Department of Modern Greek Language and Literature was founded as part of Department of Western Languages and Literatures at Ankara University in 1991 and graduated its first students in 1995. Even today, the number of the departments that has Modern Greek Language and Literature in it is only three in Turkey. When we asked about her specific reason to go for that department, “Considering the fact that we have lots of things in common with Greece both historically and geographically, it is not surprising that Greek language and literature is one of the things that attracts us the most, no?”, she replied.
Zehra Mehpare is a 30 years old young woman who majored in the field of “Modern Greek Language and Literature” in Istanbul University. Currently, she has been running her own touristic coffee house which locates at one of the most iconic spots, Galata. In addition to that, she is renting flats for university students.
Read on to learn more about her experience as a student of Modern Greek Language and Literature.
“There were a lot of reasons for me to go for the Modern Greek Language and Literature as a major; but honestly, the moment I has seen the Turkish soap opera “Yabancı Damat”, which was known as “Borders of Love” in Greece, I made my decision for life. When I considered the other factors afterwards, I thought the program just fits me.”
“When I got accepted to the department in 2007, there were only two faculties in Turkey which run the Modern Greek Language and Literature program. One of them was in Istanbul and the other locates in capital, Ankara. I went for Istanbul since it was the city I admired the most.”
“It was hard for me to see all those talented instructors who left the department by the time I began. More significantly, the syllabus was not well prepared at all, after the first year which we got used to learn the spoken language, we jumped into the Greek literature in the 17th century for instance. Basically, we had to face with the most difficult subjects until we reached to the senior year. When I think about the revolution of greek language, I can say that changing the order of the topics that are covered in syllabus might be more effective than it is now. Besides, some of my colleagues left the program just because they think it is too hard to adaptive into that system.”
“Our department had a diverse population in it. As far as I know, I had two Armenian and a Cypriot colleague in my class. In the other classes, there were some students from Thessaloniki, who have Turkic roots and lots of people from Cyprus as well. I am pretty sure that we had more.”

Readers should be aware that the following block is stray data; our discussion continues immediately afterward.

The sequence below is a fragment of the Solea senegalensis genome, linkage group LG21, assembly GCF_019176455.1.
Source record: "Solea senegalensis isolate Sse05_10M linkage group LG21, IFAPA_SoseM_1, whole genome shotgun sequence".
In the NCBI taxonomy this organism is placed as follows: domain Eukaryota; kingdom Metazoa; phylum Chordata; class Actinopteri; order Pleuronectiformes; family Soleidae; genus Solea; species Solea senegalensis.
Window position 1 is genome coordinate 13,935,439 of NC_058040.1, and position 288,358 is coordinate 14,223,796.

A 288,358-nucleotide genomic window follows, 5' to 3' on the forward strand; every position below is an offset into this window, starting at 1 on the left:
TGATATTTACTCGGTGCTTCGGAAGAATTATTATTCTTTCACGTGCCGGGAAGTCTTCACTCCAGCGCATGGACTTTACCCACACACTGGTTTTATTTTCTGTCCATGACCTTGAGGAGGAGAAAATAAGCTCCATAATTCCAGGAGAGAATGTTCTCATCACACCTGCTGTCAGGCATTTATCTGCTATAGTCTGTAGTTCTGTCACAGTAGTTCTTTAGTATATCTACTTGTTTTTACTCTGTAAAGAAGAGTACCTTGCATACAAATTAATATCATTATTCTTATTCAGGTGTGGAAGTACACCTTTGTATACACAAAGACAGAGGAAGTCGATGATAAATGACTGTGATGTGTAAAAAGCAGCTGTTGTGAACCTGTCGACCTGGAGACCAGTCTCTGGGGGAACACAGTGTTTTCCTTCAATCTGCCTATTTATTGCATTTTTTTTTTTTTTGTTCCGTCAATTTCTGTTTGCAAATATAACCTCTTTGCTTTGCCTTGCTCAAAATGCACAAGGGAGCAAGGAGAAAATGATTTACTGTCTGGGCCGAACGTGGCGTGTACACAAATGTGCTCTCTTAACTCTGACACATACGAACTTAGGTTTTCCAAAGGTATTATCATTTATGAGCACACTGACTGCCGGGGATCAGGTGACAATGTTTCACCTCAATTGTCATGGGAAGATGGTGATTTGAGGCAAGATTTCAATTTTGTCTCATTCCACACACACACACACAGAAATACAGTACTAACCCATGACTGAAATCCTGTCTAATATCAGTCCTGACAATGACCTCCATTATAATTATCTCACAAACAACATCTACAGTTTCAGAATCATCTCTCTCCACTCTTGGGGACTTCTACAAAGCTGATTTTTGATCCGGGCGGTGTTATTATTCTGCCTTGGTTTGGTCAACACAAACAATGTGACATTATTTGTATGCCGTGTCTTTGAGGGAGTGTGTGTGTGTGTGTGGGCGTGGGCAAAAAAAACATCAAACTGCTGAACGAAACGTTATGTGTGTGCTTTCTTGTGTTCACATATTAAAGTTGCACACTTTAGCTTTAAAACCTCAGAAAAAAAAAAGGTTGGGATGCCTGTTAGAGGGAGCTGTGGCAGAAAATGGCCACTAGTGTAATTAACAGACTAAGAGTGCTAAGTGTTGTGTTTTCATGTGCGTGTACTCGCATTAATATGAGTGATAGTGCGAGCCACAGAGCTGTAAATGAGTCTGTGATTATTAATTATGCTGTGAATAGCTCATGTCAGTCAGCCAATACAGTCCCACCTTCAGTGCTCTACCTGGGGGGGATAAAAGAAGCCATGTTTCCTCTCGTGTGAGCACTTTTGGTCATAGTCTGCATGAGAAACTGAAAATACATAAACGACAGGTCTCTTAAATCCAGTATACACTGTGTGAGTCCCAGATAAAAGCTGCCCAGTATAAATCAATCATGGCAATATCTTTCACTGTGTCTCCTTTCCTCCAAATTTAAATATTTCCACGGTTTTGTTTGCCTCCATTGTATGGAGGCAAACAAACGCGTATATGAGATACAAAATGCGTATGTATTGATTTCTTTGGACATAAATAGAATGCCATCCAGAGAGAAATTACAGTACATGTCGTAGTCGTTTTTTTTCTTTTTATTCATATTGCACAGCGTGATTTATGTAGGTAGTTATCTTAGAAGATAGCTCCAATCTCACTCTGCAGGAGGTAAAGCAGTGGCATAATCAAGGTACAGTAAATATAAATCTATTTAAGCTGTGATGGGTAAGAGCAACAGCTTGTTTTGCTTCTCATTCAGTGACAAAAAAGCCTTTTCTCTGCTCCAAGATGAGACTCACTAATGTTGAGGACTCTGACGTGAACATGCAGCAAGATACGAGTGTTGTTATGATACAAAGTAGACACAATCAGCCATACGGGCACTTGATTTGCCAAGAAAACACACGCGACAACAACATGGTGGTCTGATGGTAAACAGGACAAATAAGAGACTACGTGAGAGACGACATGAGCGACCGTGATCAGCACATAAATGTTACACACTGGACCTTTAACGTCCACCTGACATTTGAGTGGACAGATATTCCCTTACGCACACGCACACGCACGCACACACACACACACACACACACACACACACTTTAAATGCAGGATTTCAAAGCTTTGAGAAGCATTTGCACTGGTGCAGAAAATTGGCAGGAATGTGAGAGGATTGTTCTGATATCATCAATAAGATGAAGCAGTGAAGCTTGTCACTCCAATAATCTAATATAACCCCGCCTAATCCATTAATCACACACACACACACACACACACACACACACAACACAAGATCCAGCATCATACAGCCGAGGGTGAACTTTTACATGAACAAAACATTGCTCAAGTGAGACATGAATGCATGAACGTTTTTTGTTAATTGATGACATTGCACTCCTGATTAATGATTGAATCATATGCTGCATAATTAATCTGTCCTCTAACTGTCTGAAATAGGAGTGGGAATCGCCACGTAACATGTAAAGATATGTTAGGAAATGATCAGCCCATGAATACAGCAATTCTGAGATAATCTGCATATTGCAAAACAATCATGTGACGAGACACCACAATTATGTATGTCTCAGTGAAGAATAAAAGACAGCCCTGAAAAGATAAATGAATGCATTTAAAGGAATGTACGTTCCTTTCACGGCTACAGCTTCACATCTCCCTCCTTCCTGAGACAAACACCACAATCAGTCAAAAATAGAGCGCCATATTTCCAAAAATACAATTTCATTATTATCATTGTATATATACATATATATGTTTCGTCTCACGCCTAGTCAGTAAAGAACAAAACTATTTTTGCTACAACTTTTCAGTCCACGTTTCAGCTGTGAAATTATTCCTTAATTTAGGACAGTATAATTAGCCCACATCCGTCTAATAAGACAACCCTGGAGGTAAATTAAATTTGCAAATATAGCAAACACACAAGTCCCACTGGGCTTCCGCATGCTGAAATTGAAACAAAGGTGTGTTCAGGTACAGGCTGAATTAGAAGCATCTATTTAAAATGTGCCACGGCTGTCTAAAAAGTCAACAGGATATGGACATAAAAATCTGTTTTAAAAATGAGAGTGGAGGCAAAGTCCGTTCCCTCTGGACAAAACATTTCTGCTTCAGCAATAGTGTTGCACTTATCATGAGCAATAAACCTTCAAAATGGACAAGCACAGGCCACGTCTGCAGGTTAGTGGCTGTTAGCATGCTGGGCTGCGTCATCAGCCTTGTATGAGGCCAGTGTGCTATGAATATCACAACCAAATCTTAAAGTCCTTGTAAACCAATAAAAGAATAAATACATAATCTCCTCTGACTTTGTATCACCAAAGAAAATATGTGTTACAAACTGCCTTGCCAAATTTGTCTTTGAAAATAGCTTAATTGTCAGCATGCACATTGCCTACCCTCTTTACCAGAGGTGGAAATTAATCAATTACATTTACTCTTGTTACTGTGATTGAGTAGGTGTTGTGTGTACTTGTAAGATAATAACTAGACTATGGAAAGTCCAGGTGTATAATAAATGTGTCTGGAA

“Nowadays, I am not working in a related field but as far as I assume, our graduates have the same kind of opportunities just as the other language and literature students have. Interpretation, tour guidance, translating, private tutorship and moving forward in academy are some of those opportunities that they are able to go for. Recently, Acun Media has been offering lots of positions for our department as well. I, personally, care about communicating with the Greek customers in our coffee shop at Galata and to build friendship with them. I got tons of valuable friends from Greece over years. And dozens of songs, in addition to that!”
“I have been in Greece only for one, I stayed two weeks but it was enough for me to see the intimacy of the locals. Despite the fact that we do not share the same language and both sides has prejudices for each other, the positive vibe was all around so that I felt like I am in my hometown, Izmir (Smyrna). For me, the most inspiring thing was to see that the locals were getting extremely happy when they heard you speaking their mother tongue. They were highly supportive and warm when they see you talking. Those were mostly what I observed in Athens by the way.”
“In Ioannina, however, it was more or less the same. The locals were behaving kind and warm, but I had also some times that I couldn’t understand the way they spoke. They were able to understand me, strangely. When I mentioned this to my friends from Athens, they told me that the way the Ioanninas speak was different than the dialect I heard in Athens.”
“A funny memory has just come into my mind. I had a conversation with a friend from Crete. We were discussing the usage of a Greek word and my friend told me that they do not use such a word in their dialects. When I asked it to another Cretan friend of mine, I learnt that it is actually used in their dialect. Because of all those things, differences and so on, I aim to learn Greek int he most proper and detailed way that is possible and to live in Athens one day.”